As Covid-19 Continues to Spread, So Does Misinformation About It


Nearly three years into the pandemic, Covid-19 remains stubbornly persistent. So, too, does misinformation about the virus.

As Covid cases, hospitalizations and deaths rise in parts of the country, myths and misleading narratives continue to evolve and spread, exasperating overburdened doctors and evading content moderators.

What began in 2020 as rumors that cast doubt on the existence or seriousness of Covid quickly evolved into often outlandish claims about dangerous technology lurking in masks and the supposed miracle cures from unproven drugs, like ivermectin. Last year’s vaccine rollout fueled another wave of unfounded alarm. Now, in addition to all the claims still being bandied about, there are conspiracy theories about the long-term effects of the treatments, researchers say.

The ideas still thrive on social media platforms, and the constant barrage, now a yearslong accumulation, has made it increasingly difficult for accurate advice to break through, misinformation researchers say. That leaves people already suffering from pandemic fatigue to become further inured to Covid’s continuing dangers and susceptible to other harmful medical content.

“It’s easy to forget that health misinformation, including about Covid, can still contribute to people not getting vaccinated or creating stigmas,” said Megan Marrelli, the editorial director of Meedan, a nonprofit focused on digital literacy and information access. “We know for a fact that health misinformation contributes to the spread of real-world disease.”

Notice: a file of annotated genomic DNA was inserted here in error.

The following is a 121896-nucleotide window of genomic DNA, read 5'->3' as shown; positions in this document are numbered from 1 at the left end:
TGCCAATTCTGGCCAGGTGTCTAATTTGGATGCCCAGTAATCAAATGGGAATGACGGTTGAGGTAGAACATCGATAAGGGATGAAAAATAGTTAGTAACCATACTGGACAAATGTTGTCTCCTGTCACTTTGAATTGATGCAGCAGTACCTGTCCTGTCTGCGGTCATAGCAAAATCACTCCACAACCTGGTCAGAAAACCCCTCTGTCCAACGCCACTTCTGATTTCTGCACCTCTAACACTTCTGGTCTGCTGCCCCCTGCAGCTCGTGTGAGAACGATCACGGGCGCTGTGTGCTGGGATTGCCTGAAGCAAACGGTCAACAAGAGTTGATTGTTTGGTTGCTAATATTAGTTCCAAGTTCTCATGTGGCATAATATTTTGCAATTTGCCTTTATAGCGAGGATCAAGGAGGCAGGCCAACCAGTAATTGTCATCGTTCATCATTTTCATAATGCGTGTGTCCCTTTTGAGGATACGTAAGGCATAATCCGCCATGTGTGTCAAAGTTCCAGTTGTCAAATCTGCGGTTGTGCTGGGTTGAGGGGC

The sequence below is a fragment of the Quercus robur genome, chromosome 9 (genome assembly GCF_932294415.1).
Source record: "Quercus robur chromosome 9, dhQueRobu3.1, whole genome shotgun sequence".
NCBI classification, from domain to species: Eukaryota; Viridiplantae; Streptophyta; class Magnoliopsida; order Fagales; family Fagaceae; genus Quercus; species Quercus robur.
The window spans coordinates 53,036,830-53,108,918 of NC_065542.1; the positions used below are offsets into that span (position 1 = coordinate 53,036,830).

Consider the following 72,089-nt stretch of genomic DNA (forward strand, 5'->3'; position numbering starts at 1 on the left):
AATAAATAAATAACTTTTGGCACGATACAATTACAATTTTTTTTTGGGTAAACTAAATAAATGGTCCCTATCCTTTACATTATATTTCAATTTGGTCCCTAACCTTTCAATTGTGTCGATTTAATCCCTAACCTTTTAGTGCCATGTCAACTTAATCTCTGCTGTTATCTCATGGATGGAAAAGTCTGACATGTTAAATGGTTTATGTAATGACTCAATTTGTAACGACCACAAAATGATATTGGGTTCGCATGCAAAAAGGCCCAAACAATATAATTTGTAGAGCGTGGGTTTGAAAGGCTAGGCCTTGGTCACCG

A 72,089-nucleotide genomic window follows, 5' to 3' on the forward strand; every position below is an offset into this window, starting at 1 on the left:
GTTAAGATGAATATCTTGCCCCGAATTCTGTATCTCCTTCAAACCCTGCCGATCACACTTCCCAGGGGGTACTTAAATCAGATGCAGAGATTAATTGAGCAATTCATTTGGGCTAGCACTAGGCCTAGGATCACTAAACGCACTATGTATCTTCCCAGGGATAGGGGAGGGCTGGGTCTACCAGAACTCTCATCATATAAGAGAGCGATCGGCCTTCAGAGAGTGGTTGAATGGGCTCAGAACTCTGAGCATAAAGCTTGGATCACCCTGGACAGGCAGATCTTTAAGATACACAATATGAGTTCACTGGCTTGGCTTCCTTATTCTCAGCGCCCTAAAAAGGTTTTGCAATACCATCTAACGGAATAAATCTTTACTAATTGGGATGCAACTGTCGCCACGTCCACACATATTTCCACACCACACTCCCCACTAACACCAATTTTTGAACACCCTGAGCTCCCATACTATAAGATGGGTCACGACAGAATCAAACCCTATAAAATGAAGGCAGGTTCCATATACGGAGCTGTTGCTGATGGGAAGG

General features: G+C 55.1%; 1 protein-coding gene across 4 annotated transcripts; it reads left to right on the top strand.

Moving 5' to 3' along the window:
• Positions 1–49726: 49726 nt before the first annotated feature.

Twitter is of particular concern for researchers. The company recently gutted the teams responsible for keeping dangerous or inaccurate material in check on the platform, stopped enforcing its Covid misinformation policy and began basing some content moderation decisions on public polls posted by its new owner and chief executive, the billionaire Elon Musk.

From Nov. 1 to Dec. 5, Australian researchers collected more than half a million conspiratorial and misleading English-language tweets about Covid, using terms such as “deep state,” “hoax” and “bioweapon.” The tweets drew more than 1.6 million likes and 580,000 retweets.

The researchers said the volume of toxic material surged late last month with the release of a film that included baseless claims that Covid vaccines set off “the greatest orchestrated die-off in the history of the world.”

Naomi Smith, a sociologist at Federation University Australia who helped conduct the research with Timothy Graham, a digital media expert at Queensland University of Technology, said Twitter’s misinformation policies helped tamp down anti-vaccination content that had been common on the platform in 2015 and 2016. From January 2020 to September 2022, Twitter suspended more than 11,000 accounts over violations of its Covid misinformation policy.

Now, Dr. Smith said, the protective barriers are “falling over in real time, which is both interesting as an academic and absolutely terrifying.”

“Pre-Covid, people who believed in medical misinformation were generally just talking to each other, contained within their own little bubble, and you had to go and do a bit of work to find that bubble,” she said. “But now, you don’t have to do any work to find that information — it is presented in your feed with any other types of information.”